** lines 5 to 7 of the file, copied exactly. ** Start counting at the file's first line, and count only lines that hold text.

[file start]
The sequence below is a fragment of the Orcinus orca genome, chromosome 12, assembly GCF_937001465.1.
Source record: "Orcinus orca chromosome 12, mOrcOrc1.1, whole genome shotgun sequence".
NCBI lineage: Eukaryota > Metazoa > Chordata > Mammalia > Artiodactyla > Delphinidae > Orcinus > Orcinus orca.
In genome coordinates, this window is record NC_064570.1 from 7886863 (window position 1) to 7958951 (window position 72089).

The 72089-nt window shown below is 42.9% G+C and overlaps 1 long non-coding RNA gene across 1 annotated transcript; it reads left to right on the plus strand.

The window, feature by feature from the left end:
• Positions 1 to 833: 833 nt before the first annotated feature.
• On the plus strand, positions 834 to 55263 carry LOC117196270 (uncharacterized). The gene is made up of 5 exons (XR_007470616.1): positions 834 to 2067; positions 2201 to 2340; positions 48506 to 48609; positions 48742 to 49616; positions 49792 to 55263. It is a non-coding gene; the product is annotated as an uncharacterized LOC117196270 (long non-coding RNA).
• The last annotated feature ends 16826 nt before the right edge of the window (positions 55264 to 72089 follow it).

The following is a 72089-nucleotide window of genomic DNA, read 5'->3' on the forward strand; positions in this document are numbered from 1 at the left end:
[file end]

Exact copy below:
The 72089-nt window shown below is 42.9% G+C and overlaps 1 long non-coding RNA gene across 1 annotated transcript; it reads left to right on the plus strand.

The window, feature by feature from the left end:
• Positions 1 to 833: 833 nt before the first annotated feature.